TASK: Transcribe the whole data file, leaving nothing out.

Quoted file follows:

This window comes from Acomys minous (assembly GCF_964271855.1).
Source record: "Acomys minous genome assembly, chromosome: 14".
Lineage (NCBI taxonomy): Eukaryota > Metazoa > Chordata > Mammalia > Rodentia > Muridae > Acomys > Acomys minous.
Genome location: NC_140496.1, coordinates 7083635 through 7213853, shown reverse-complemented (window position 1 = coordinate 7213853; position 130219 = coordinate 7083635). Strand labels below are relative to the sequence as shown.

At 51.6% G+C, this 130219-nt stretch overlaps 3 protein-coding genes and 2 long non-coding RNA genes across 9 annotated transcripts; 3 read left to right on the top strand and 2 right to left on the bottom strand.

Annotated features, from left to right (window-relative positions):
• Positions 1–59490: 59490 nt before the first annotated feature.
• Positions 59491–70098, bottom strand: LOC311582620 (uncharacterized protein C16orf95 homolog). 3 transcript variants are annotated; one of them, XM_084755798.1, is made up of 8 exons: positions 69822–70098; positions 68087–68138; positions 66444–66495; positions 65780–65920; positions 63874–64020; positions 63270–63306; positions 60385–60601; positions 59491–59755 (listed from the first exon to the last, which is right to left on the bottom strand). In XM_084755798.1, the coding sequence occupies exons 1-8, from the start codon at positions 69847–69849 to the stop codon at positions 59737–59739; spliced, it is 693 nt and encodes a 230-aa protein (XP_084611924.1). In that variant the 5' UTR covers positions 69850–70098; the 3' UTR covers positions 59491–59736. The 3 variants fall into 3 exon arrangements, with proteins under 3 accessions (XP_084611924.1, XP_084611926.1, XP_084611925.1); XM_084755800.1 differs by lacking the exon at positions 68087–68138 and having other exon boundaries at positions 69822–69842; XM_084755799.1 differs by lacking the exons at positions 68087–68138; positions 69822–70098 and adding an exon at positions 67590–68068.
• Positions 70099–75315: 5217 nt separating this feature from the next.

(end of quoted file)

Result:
This window comes from Acomys minous (assembly GCF_964271855.1).
Source record: "Acomys minous genome assembly, chromosome: 14".
Lineage (NCBI taxonomy): Eukaryota > Metazoa > Chordata > Mammalia > Rodentia > Muridae > Acomys > Acomys minous.
Genome location: NC_140496.1, coordinates 7083635 through 7213853, shown reverse-complemented (window position 1 = coordinate 7213853; position 130219 = coordinate 7083635). Strand labels below are relative to the sequence as shown.

At 51.6% G+C, this 130219-nt stretch overlaps 3 protein-coding genes and 2 long non-coding RNA genes across 9 annotated transcripts; 3 read left to right on the top strand and 2 right to left on the bottom strand.

Annotated features, from left to right (window-relative positions):
• Positions 1–59490: 59490 nt before the first annotated feature.
• Positions 59491–70098, bottom strand: LOC311582620 (uncharacterized protein C16orf95 homolog). 3 transcript variants are annotated; one of them, XM_084755798.1, is made up of 8 exons: positions 69822–70098; positions 68087–68138; positions 66444–66495; positions 65780–65920; positions 63874–64020; positions 63270–63306; positions 60385–60601; positions 59491–59755 (listed from the first exon to the last, which is right to left on the bottom strand). In XM_084755798.1, the coding sequence occupies exons 1-8, from the start codon at positions 69847–69849 to the stop codon at positions 59737–59739; spliced, it is 693 nt and encodes a 230-aa protein (XP_084611924.1). In that variant the 5' UTR covers positions 69850–70098; the 3' UTR covers positions 59491–59736. The 3 variants fall into 3 exon arrangements, with proteins under 3 accessions (XP_084611924.1, XP_084611926.1, XP_084611925.1); XM_084755800.1 differs by lacking the exon at positions 68087–68138 and having other exon boundaries at positions 69822–69842; XM_084755799.1 differs by lacking the exons at positions 68087–68138; positions 69822–70098 and adding an exon at positions 67590–68068.
• Positions 70099–75315: 5217 nt separating this feature from the next.